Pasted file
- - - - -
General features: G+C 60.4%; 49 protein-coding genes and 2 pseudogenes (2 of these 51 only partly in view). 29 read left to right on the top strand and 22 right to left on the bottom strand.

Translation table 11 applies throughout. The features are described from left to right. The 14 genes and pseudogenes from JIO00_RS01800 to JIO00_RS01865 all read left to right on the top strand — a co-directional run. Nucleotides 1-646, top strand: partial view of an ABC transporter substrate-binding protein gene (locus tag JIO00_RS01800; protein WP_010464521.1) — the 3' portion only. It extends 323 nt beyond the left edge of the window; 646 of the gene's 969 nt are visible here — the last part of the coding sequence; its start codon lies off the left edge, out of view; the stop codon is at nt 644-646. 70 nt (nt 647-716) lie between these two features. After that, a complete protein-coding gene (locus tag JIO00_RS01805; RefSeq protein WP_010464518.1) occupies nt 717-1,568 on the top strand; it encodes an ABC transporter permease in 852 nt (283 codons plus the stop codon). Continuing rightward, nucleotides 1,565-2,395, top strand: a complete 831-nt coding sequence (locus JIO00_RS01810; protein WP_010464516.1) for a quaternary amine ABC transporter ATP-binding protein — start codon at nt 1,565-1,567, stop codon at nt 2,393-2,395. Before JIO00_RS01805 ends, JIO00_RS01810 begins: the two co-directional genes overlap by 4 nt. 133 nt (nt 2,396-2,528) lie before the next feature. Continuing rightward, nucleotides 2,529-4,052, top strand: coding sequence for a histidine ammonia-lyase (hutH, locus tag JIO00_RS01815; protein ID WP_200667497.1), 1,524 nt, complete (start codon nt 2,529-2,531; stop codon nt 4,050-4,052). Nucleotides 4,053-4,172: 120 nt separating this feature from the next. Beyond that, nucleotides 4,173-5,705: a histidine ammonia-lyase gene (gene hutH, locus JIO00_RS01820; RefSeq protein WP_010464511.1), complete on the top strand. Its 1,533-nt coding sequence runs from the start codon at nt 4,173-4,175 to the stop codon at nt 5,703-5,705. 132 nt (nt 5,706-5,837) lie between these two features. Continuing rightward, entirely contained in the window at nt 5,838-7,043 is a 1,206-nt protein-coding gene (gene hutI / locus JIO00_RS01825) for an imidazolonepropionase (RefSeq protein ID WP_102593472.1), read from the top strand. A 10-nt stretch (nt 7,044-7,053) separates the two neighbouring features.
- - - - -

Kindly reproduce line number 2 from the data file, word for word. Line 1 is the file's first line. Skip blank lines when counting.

Translation table 11 applies throughout. The features are described from left to right. The 14 genes and pseudogenes from JIO00_RS01800 to JIO00_RS01865 all read left to right on the top strand — a co-directional run. Nucleotides 1-646, top strand: partial view of an ABC transporter substrate-binding protein gene (locus tag JIO00_RS01800; protein WP_010464521.1) — the 3' portion only. It extends 323 nt beyond the left edge of the window; 646 of the gene's 969 nt are visible here — the last part of the coding sequence; its start codon lies off the left edge, out of view; the stop codon is at nt 644-646. 70 nt (nt 647-716) lie between these two features. After that, a complete protein-coding gene (locus tag JIO00_RS01805; RefSeq protein WP_010464518.1) occupies nt 717-1,568 on the top strand; it encodes an ABC transporter permease in 852 nt (283 codons plus the stop codon). Continuing rightward, nucleotides 1,565-2,395, top strand: a complete 831-nt coding sequence (locus JIO00_RS01810; protein WP_010464516.1) for a quaternary amine ABC transporter ATP-binding protein — start codon at nt 1,565-1,567, stop codon at nt 2,393-2,395. Before JIO00_RS01805 ends, JIO00_RS01810 begins: the two co-directional genes overlap by 4 nt. 133 nt (nt 2,396-2,528) lie before the next feature. Continuing rightward, nucleotides 2,529-4,052, top strand: coding sequence for a histidine ammonia-lyase (hutH, locus tag JIO00_RS01815; protein ID WP_200667497.1), 1,524 nt, complete (start codon nt 2,529-2,531; stop codon nt 4,050-4,052). Nucleotides 4,053-4,172: 120 nt separating this feature from the next. Beyond that, nucleotides 4,173-5,705: a histidine ammonia-lyase gene (gene hutH, locus JIO00_RS01820; RefSeq protein WP_010464511.1), complete on the top strand. Its 1,533-nt coding sequence runs from the start codon at nt 4,173-4,175 to the stop codon at nt 5,703-5,705. 132 nt (nt 5,706-5,837) lie between these two features. Continuing rightward, entirely contained in the window at nt 5,838-7,043 is a 1,206-nt protein-coding gene (gene hutI / locus JIO00_RS01825) for an imidazolonepropionase (RefSeq protein ID WP_102593472.1), read from the top strand. A 10-nt stretch (nt 7,044-7,053) separates the two neighbouring features.